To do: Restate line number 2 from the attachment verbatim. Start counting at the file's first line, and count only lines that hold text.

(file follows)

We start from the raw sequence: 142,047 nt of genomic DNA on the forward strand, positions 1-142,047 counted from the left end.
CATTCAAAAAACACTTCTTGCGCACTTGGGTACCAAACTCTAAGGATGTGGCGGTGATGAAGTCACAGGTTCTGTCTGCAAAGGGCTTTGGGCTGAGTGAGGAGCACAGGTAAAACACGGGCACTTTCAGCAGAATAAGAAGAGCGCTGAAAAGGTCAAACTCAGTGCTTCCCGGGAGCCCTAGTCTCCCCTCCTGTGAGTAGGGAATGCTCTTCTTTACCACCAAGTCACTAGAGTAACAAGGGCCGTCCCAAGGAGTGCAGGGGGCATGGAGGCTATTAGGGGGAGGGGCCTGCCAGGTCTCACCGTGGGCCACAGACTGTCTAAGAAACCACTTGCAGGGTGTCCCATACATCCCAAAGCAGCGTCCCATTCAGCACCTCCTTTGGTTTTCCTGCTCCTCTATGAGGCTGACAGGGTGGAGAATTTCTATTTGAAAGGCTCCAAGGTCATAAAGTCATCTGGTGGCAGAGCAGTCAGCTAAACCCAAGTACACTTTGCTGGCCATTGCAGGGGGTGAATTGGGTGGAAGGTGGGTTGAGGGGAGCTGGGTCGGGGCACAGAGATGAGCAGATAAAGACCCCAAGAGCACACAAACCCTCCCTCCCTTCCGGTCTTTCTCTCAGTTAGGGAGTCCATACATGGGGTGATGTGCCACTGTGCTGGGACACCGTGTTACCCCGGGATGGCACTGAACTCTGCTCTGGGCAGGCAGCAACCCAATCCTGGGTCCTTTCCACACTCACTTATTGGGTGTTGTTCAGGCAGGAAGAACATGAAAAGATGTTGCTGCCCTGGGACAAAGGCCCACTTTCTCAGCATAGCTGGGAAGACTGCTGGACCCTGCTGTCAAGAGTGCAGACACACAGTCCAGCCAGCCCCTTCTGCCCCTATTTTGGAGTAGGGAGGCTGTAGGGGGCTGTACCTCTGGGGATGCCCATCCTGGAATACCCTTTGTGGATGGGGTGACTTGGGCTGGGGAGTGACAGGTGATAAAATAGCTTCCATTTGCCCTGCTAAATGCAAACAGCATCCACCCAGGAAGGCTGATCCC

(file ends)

CATTCAAAAAACACTTCTTGCGCACTTGGGTACCAAACTCTAAGGATGTGGCGGTGATGAAGTCACAGGTTCTGTCTGCAAAGGGCTTTGGGCTGAGTGAGGAGCACAGGTAAAACACGGGCACTTTCAGCAGAATAAGAAGAGCGCTGAAAAGGTCAAACTCAGTGCTTCCCGGGAGCCCTAGTCTCCCCTCCTGTGAGTAGGGAATGCTCTTCTTTACCACCAAGTCACTAGAGTAACAAGGGCCGTCCCAAGGAGTGCAGGGGGCATGGAGGCTATTAGGGGGAGGGGCCTGCCAGGTCTCACCGTGGGCCACAGACTGTCTAAGAAACCACTTGCAGGGTGTCCCATACATCCCAAAGCAGCGTCCCATTCAGCACCTCCTTTGGTTTTCCTGCTCCTCTATGAGGCTGACAGGGTGGAGAATTTCTATTTGAAAGGCTCCAAGGTCATAAAGTCATCTGGTGGCAGAGCAGTCAGCTAAACCCAAGTACACTTTGCTGGCCATTGCAGGGGGTGAATTGGGTGGAAGGTGGGTTGAGGGGAGCTGGGTCGGGGCACAGAGATGAGCAGATAAAGACCCCAAGAGCACACAAACCCTCCCTCCCTTCCGGTCTTTCTCTCAGTTAGGGAGTCCATACATGGGGTGATGTGCCACTGTGCTGGGACACCGTGTTACCCCGGGATGGCACTGAACTCTGCTCTGGGCAGGCAGCAACCCAATCCTGGGTCCTTTCCACACTCACTTATTGGGTGTTGTTCAGGCAGGAAGAACATGAAAAGATGTTGCTGCCCTGGGACAAAGGCCCACTTTCTCAGCATAGCTGGGAAGACTGCTGGACCCTGCTGTCAAGAGTGCAGACACACAGTCCAGCCAGCCCCTTCTGCCCCTATTTTGGAGTAGGGAGGCTGTAGGGGGCTGTACCTCTGGGGATGCCCATCCTGGAATACCCTTTGTGGATGGGGTGACTTGGGCTGGGGAGTGACAGGTGATAAAATAGCTTCCATTTGCCCTGCTAAATGCAAACAGCATCCACCCAGGAAGGCTGATCCC